Thanksgiving dinner may be behind us but there are more holiday meals to get through before the year comes to an end. While no one benefits from overindulging, if you have diabetes, you need to be especially vigilant about your food intake to maintain normal and steady blood sugar levels. But with so many food temptations at gatherings with family and friends, managing your diabetes can be stressful.
Here are some tips to from The Diabetes Council to help you navigate meals through the holidays guilt free and without risking your health. You can eat your favorite foods and still exercise self-control.
Stick to your plan, but have some of what you want.
Scope out what will be served as part of the meal. Decide on carbohydrate choices and plan to pick two of those, saving some carbohydrates for dessert if you need to satisfy your sweet tooth. The key is to eat about the same amount of carbohydrates as you normally do – or only a few more.
Snack before you go
Curb your appetite before going to a holiday dinner by eating a diabetes-friendly snack. High protein, low carbohydrate and high fiber snacks fill you up, are healthy and will not raise your blood sugar. Nuts, almonds walnuts fit the bill, for example.
Drink water before the meal and eat salad first
You will feel full before you get to the main course by drinking some water and eating your salad. Doing so, will reduce your desire to indulge when it is time to move onto the heavier meals and dessert.
Do not pass up dessert
What are the holidays without special desserts? Do not deprive yourself. You can have one serving of a diabetes friendly desert or even a regular one. The key is to have a sensible portion and after indulging, take a long walk or engage in some other family-friendly sports activity.
Do not skip meals
Skipping meals to “save up” for a big holiday means can throw your blood glucose off target. Better to eat regular meals at regularly scheduled time. If you have Type 2 diabetes, skipping meals signals to your liver that you are starving. In response, your liver will dump glucagon into your system. This can cause your blood sugar to rise if you do not make enough insulin or are not able to use it well. So, eat regular meals and snacks to maintain a steady blood sugar level.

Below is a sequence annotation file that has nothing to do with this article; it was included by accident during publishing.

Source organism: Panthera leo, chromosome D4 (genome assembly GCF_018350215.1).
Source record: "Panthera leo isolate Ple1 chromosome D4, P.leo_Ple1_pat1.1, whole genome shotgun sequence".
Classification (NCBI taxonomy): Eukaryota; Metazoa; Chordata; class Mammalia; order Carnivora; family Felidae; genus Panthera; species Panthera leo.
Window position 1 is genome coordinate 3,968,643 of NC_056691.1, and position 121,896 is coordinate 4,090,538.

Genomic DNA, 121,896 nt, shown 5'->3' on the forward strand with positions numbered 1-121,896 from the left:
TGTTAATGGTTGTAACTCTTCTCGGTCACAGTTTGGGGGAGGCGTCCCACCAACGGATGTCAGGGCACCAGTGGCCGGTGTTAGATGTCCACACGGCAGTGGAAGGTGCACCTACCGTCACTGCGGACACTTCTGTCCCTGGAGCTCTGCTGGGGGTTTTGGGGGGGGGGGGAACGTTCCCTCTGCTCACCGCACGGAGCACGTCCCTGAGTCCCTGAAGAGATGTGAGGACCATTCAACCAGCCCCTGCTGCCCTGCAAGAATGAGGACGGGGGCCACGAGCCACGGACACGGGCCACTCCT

Frequently check your blood sugars
When you are off your routine, as you tend to be during the holidays, check your blood sugars more often to make sure they as close to target range as possible.
In addition to the above tips, make sure to get enough sleep. The CDC points out that when you are sleep deprived you tend to eat more and prefer high-fat, high-sugar food. Try to get 7 to 8 hours of sleep to prevent mindless eating.” 
Above all, if you do overindulge at holiday meals, do not stress. What is done is done. Get back on track. Aim to be extra active, which will help lower your blood sugar.
 “How to Manage Diabetes During the Holidays,” Diabetes Council, June 10, 2020. https://www.thediabetescouncil.com/how-to-manage-diabetes-during-the-holidays/
 “5 Healthy Eating Tips for the Holidays,” Centers for Disease Control and Prevention,” Accessed November 19, 2022. https://www.cdc.gov/diabetes/basics/index.html